Phil Lookingbill, who just turned 100, ran the L&H 5 and 10 in York for decades. (Submitted photo)
All of my physical mail sent to me for this column goes to the Daily Record’s offices in West Manchester Township for safekeeping and I pick it up when I can – not always easy since I work in Hershey during the week! Last week I met up with some YDR friends and picked up a bunch that had been stockpiled.
One of my favorite things to do when looking through my mail is check out the various kinds of notepaper – everything from personalized stationery to the backs of scrap paper to, my favorite, MANY that match my own family’s collection of paper pads received in the mail from various charities. “Oh, we have that St. Jude’s paper too!” or “That was the Cancer Society, right?” That’s what I’m saying as I’m reading. As someone who likes to see things used and not wasted, it makes me happy. So please keep your letters – on all forms of paper – coming!
1. Remembering Beck’s Dairy, Fishel’s Bakery
2. More about L&H five-and-10 stores
Around this time last year, a reader named Cutty asked if anyone remembered a sub shop on Roosevelt Avenue in downtown York.
I’ve since shared several reader memories of that place, which some recall as Jay’s Subs but more recent letters describe instead as J’s. Today I have a few more notes to share about this city eatery. I hope you’ll enjoy them!
Today’s photo has absolutely nothing to do with the rest of the column. It’s just one of my favorite Yorkisms – to say that something “needs (whatever)” instead of needs to be. I maintain this is a great economy of language, and it’s nice to see proof of it in my cat-food order.
A couple of years ago, I shared a great, long letter from Eugene Bowman of Windsor Township about his memories of being a market basket-carrier.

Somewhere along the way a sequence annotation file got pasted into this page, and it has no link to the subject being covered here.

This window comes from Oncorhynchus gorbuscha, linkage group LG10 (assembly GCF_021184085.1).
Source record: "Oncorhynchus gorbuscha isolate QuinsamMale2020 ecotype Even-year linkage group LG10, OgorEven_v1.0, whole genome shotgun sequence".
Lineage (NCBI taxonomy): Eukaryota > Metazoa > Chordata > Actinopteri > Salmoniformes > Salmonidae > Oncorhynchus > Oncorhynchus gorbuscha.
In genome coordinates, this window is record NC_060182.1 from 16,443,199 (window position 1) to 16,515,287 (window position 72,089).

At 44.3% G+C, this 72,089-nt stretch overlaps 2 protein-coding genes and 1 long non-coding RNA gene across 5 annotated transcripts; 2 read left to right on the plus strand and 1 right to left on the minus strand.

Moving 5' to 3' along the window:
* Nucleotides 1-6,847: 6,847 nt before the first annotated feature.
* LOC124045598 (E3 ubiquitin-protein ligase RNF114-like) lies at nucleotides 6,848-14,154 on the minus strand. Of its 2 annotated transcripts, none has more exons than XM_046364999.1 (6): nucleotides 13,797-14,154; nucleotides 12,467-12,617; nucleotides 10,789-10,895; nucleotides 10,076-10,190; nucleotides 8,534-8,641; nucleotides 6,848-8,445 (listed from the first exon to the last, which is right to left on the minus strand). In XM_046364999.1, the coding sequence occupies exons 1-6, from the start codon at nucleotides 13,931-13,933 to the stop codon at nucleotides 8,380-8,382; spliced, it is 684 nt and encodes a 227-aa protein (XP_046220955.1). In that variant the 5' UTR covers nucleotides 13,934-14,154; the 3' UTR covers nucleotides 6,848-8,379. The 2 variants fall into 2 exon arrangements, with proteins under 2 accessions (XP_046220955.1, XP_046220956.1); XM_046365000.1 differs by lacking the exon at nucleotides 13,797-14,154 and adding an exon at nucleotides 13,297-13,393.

I have another letter to share from Eugene today, which delves into many memories around York. I hope you’ll enjoy hearing all Eugene can recall!
This image of W.T. Grant’s Department Store came from a pamphlet provided by reader Nancy Stong, compiled upon the death of Mr. William T. Grant. The caption provided on this photo notes, “Mr. Grant invested his life savings of $1000 to open this, his first store. The year: 1906. The city: Lynn, Massachusetts.” York County would later be home to several Grant’s department stores.
It has been just about two and a half years since I last wrote in detail about the former W.T. Grant department store chain. In the intervening time, I have received MANY letters with memories on that topic, and today I’m excited to share them with you.
Today I’d just like to share a variety of notes I received a while ago. I have already received more than a column’s worth of letters about last week’s questions, and while I promise to share those as soon as I can, I wanted to switch gears a little this week and talk about some of the mom-and-pop businesses well-known in the area.
1. Memories of downtown shops
2. Recalling meat market
3. Looking for info on dairy, bakery